There's no need to "sell" an Anne enthusiast on yet another book about the lovable orphan and her author. Plenty of adult readers will find Akin to Anne: Tales of Other Orphans (McClelland & Stewart, 256 pages, $16.95 cloth) a pleasant read. Scholarly writer Rea Wilmshurst discovered scrapbooks of Lucy Maud Montgomery's short stories at the author's birthplace and has selected a number of them for this volume. 'Me orphans are not all children, but all display a marked similarity to the Anne model.

The stories are suitable for the advanced child reader who doesn't need illustrations. The length of the stories will be a relief to the child who loved Anne on television but was overwhelmed by the actual novel's length. It's a book that can be dipped into every so often and savoured for its style.

The Windmill Turning (University of Alberta Press, 139 pages, $24.95) is another overlooked title from earlier this year. More than 100,000 Western Canadian Mennonites have a rich heritage to share with children and the author, Victor Carl Friesen, presents a wonderful collection of nursery rhymes, maxims, songs, and folklore. The Mennonites' life in the Prairie wilderness and its harsh conditions are reflected in their literature.

The first half of the book, illustrated with photographs, is too difficult for a child reader, but could be whittled down effectively by the adult partner. The second half of the book is printed in plautdietsch, the Low German spoken by Mennonites, and in English. Directions are given for the finger plays and action rhymes, making this a refreshing change from the usual playroom fare. Black?and?white sketches illustrate the games.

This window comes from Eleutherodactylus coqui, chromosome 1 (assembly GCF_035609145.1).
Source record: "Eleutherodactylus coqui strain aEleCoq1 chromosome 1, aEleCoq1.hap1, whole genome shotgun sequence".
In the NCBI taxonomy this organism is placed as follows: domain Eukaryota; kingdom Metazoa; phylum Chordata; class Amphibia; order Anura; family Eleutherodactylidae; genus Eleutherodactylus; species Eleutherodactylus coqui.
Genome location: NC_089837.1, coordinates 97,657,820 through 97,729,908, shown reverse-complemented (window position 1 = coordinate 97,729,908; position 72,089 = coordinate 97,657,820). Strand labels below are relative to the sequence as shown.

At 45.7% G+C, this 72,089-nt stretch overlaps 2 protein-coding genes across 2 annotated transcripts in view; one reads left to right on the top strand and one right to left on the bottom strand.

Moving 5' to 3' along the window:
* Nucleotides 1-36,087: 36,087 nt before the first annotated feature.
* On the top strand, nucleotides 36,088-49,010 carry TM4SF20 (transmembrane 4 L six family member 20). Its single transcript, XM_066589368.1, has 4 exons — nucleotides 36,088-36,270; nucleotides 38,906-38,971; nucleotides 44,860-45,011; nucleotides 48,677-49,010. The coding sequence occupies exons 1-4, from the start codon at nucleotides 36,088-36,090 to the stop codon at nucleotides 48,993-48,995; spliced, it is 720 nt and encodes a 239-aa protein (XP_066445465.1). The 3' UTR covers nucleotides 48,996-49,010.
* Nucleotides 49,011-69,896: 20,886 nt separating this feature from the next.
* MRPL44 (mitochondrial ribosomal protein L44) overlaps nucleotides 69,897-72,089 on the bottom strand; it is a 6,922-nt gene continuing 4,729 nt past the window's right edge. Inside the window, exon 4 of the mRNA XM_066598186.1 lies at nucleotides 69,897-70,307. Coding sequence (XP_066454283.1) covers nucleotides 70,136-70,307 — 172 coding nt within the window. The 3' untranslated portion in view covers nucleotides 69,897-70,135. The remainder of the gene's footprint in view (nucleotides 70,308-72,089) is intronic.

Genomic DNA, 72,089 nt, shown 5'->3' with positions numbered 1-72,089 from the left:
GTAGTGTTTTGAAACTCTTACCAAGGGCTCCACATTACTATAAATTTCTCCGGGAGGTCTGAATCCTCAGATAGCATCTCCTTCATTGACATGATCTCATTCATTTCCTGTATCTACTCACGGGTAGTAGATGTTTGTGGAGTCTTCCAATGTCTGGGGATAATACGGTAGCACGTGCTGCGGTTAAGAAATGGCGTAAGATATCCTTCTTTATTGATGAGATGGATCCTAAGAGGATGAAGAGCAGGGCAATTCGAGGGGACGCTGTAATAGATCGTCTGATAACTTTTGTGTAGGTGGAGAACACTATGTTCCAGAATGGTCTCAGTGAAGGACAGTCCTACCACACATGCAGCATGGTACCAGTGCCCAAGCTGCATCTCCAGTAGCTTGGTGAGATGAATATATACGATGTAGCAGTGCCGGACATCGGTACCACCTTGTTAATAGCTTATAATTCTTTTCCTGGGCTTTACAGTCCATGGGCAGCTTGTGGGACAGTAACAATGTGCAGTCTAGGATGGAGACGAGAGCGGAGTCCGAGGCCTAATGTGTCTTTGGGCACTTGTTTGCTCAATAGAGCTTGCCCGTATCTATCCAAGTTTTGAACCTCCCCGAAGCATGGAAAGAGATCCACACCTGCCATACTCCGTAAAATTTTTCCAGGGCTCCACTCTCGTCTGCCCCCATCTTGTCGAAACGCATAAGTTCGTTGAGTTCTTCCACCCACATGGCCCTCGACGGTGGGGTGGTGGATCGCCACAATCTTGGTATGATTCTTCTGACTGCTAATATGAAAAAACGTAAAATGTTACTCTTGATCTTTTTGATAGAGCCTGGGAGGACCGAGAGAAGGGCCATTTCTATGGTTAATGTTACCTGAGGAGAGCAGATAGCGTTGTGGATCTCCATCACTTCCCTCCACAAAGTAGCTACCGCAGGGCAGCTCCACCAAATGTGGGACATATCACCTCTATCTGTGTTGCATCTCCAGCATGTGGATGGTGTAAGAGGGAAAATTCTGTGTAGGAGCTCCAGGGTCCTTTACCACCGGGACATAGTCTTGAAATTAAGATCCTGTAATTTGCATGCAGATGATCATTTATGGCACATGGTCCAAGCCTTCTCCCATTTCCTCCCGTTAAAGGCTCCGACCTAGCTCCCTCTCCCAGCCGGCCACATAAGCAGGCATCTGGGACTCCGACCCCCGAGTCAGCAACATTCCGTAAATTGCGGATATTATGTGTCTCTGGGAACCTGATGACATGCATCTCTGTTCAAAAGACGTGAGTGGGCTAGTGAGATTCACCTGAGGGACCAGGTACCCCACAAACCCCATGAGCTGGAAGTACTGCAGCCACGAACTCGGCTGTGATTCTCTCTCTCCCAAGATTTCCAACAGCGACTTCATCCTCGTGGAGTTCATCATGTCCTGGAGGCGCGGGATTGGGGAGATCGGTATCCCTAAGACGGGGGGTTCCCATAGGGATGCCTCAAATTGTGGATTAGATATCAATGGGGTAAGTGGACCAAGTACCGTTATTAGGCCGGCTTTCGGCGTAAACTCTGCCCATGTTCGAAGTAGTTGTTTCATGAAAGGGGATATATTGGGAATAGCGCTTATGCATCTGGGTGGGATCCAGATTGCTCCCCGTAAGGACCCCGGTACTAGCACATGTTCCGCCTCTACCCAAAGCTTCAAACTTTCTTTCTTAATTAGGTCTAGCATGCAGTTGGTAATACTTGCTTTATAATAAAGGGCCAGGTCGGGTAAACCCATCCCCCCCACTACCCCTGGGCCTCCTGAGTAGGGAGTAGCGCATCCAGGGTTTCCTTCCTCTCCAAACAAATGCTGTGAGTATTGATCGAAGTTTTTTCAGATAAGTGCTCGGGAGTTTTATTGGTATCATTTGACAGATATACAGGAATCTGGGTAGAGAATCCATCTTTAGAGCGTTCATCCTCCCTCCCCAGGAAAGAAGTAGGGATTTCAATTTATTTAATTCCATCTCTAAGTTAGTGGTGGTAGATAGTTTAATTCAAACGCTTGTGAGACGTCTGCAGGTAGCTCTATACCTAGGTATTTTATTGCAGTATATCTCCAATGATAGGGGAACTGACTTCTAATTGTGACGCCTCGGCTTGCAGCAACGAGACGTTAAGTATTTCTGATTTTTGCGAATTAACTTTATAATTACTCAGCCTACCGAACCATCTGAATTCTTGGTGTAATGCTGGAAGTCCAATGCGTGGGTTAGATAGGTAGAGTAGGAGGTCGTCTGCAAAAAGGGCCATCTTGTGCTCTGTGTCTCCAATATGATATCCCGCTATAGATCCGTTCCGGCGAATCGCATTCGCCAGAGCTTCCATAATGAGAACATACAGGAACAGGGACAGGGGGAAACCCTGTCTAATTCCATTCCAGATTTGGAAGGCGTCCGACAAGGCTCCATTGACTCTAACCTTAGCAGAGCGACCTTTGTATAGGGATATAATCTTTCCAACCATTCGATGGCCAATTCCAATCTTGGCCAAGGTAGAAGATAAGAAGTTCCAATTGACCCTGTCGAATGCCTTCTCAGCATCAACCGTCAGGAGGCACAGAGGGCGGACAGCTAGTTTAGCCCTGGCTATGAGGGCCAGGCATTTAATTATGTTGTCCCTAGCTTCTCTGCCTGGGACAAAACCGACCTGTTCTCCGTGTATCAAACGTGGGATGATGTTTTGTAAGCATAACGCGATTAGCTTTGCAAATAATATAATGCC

Tundra Books has brought out a beautiful limited edition art book, To My Father's Village (56 pages, $39.95 cloth). In 1977 the Canadian artist William Kurelek went back to his father's village in the Ukraine and captured on paper the people, animals, and way of life there. He died shortly after returning to

Toronto. This book is a well?designed compendium of his sketches, coloured drawings, and excerpts from his letters to his wife during an earlier trip to the village. There is too much text for even the advanced reader to absorb in one sitting, but the information and the emotion to be gleaned from the book have a fascination all their own.